For nearly a decade, Reverend Dr. Calvin O. Butts 3rd graced the pulpit at Union Chapel with his own inimitable style of preaching. His tall, imposing figure, often draped in a three-piece suit and doctoral robe, gave punctuation and impact to his sermons. Steeped in the Bible from his training at Union Seminary and later at Drew University, he believed that the scripture gave him a mandate not only to preach the gospel but to use it to improve the lives of those living in Harlem.

His vision of Black liberation theology caused him to establish the Abyssinian Development Corporation. It grew to attract some one billion dollars into residential and commercial projects in Harlem. His pulpit was a platform to improve the lives of those who were often overlooked and forgotten. His was a life of faith, prayer and political activism.

His visits to the Vineyard allowed him to relax and socialize with many from across the country and scores from his own church who came from New York city to see and hear him in Oak Bluffs. He often attended receptions the day before he preached at Union Chapel, and had brunch after his service.

But Rev. Butts’s presence on the Vineyard was also preceded by several other Harlem lions.

Mel Patrick lived on Nashawena Park and was a serial connector before Malcolm Gladwell coined the phrase. He was at once a writer, publisher, political handler, publicist and an entrepreneur. Leveraging his relationships while serving as executive assistant to four Manhattan borough presidents, Mel gained access to large corporate sponsors and became the publisher of Delegate magazine. Many of these same corporations supported the Oak Bluffs Tennis Club where Mel provided trophies, refreshments and social entertainment for many years.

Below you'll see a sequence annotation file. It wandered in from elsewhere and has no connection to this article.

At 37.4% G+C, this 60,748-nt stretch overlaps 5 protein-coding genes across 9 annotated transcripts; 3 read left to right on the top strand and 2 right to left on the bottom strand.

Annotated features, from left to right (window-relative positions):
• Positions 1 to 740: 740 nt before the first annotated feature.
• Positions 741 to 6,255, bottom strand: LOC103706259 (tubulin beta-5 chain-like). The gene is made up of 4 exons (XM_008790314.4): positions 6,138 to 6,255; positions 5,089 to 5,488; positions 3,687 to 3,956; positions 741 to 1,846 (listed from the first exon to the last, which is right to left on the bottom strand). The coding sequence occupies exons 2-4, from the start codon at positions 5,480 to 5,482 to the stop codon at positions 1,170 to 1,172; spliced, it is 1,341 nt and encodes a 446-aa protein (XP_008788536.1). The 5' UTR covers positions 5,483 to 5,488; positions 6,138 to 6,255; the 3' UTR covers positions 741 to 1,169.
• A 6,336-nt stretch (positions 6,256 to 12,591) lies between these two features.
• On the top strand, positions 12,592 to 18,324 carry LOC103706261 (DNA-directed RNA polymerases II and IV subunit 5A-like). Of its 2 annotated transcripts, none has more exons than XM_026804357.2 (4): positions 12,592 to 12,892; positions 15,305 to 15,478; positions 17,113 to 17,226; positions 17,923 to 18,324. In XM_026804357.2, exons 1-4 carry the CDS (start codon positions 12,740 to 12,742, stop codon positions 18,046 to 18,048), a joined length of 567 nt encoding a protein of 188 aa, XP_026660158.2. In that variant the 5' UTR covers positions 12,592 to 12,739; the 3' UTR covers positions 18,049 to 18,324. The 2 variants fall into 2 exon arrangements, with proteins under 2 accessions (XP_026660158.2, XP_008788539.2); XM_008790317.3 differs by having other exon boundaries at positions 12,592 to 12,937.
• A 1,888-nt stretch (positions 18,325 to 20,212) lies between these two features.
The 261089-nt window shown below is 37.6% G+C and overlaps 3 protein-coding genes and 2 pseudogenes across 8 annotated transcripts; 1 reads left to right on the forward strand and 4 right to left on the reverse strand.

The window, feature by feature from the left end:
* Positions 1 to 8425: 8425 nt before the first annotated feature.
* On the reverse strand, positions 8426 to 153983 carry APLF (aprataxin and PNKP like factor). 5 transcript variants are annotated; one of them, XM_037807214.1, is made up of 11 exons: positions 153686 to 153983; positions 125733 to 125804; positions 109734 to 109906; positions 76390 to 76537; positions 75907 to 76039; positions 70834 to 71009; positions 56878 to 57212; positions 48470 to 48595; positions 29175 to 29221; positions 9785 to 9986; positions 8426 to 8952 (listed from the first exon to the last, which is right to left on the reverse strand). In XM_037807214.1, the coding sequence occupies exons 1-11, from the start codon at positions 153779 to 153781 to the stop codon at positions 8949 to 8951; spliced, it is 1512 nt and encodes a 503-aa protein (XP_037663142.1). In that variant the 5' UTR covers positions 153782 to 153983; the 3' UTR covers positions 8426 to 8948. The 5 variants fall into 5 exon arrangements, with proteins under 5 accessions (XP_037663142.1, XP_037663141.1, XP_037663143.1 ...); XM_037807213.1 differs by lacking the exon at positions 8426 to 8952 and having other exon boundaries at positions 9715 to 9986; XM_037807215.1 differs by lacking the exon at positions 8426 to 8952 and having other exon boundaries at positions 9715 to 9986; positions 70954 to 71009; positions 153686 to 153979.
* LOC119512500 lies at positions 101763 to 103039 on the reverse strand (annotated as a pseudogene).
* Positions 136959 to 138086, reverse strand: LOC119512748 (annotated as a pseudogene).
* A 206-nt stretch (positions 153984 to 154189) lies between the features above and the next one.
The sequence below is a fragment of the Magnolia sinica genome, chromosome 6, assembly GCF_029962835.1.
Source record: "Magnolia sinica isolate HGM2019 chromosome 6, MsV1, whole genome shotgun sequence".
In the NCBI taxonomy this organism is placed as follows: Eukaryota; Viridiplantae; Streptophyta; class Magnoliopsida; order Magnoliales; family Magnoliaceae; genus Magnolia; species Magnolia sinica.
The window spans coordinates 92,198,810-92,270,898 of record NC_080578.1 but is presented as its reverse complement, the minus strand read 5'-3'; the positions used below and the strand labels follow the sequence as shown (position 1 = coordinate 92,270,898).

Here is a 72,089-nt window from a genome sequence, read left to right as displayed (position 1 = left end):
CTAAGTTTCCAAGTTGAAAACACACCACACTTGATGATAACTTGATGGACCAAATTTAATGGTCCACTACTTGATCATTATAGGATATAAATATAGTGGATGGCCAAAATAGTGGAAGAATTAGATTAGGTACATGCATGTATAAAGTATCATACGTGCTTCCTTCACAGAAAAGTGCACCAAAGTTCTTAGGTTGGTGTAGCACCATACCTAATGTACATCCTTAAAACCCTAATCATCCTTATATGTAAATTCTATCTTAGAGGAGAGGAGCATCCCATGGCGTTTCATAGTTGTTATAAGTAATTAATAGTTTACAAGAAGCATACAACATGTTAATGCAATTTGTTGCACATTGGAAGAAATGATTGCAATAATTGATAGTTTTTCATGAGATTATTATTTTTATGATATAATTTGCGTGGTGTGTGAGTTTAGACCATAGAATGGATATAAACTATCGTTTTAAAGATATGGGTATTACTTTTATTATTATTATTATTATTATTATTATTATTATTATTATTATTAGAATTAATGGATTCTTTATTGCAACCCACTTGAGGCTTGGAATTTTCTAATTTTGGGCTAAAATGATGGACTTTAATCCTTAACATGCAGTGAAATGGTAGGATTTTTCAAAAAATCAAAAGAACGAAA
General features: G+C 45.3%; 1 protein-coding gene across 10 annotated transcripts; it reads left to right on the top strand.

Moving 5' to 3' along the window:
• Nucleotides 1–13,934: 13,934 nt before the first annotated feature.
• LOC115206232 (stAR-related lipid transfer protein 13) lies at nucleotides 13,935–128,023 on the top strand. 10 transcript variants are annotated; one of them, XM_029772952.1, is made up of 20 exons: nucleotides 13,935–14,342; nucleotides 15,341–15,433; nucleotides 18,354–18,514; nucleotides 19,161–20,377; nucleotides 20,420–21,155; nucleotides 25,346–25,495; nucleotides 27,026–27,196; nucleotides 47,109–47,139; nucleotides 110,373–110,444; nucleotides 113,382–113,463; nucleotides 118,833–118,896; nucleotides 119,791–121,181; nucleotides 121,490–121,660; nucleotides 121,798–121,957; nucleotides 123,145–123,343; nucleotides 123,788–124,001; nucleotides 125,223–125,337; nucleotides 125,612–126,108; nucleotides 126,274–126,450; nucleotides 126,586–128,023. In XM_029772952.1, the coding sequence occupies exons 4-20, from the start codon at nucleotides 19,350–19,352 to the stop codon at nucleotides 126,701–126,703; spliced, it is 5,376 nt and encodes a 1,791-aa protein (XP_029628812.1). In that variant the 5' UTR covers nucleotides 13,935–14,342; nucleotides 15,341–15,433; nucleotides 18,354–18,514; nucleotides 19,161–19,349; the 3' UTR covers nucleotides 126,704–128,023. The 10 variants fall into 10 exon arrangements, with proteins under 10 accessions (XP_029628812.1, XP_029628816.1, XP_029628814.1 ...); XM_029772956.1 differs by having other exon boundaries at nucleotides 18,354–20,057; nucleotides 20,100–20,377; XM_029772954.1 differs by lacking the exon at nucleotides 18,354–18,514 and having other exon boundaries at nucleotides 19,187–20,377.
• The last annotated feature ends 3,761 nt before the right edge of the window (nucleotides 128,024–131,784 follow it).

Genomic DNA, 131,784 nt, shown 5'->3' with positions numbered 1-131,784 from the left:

Cillian B. Powell was a Harlem physician turned businessman who lived on Tuckernuck across from Waban Park. He owned the Amsterdam News — for many years the largest Black newspaper in America — and a variety of insurance companies, an X-Ray laboratory and more. He also became the chairman of the New York State Boxing Commission.

No wonder that Mr. Powell and Mr. Patrick would spend hours on the porch of Villa Rose — just a few short steps from the Inkwell — with Joe Overton, a union leader, Harlem community organizer and political operative.

These three Harlem confrères were all preceded by Adam Clayton Powell Sr., who brought his son to stay at Shearer Cottage at a very early age to fish in Nantucket Sound and play with Dorothy West. His son’s love for the Island was so deep that Adam Clayton Powell Jr. would later bring his first bride Isabel Washington to Oak Bluffs in 1933. They purchased the Bunny Cottage in 1937.

Rev. Butts was a legendary successor to two other icons of the pulpit. Dr. Samuel Proctor and Rev. Adam Clayton Powell Jr. all made Harlem’s Abyssinian Baptist Church one of the most dynamic churches in America. Their leadership was bold, forward thinking and spiritual.

But the depth of his recognition and admiration extended well behind the Vineyard and the state of New York. His national brand was evident to the world in 2016 when he was selected to speak at the opening of the National Museum of African American History and Culture in Washington, D.C. He was on the platform with President Obama and Michelle, former presidents George Bush and Bill Clinton, John Lewis and, of course, Lonnie Bunch.

Rev. Butts stated, “We made America great. We built the White House, we built the wall that protected the Dutch in New York City from the British. The blood, sweat and tears of generations is in this museum.”

Hundreds who crowded into Union Chapel and the surrounding lawn will miss the thundering voice of this erudite Morehouse College preacher in summers to come. But they are comforted knowing that God will receive him with praise and thanksgiving and say, “Well done thou good and faithful servant. Come now and sit at the right hand of the Father and enjoy the feast that I have prepared for you.”

The home-going celebration for Rev. Butts will be held on Friday, Nov. 4 at 2 p.m. Viewing will take place all day Thursday, Nov. 3 and early on the morning of Nov. 4. The viewing and memorial service will all be held at Abyssinian Baptist Church.

We send prayers and blessings to his wife Patricia, his family and to the congregation of his historic church.

Paradise on earth is living the Vineyard experience. Enjoy it as life is fleeting!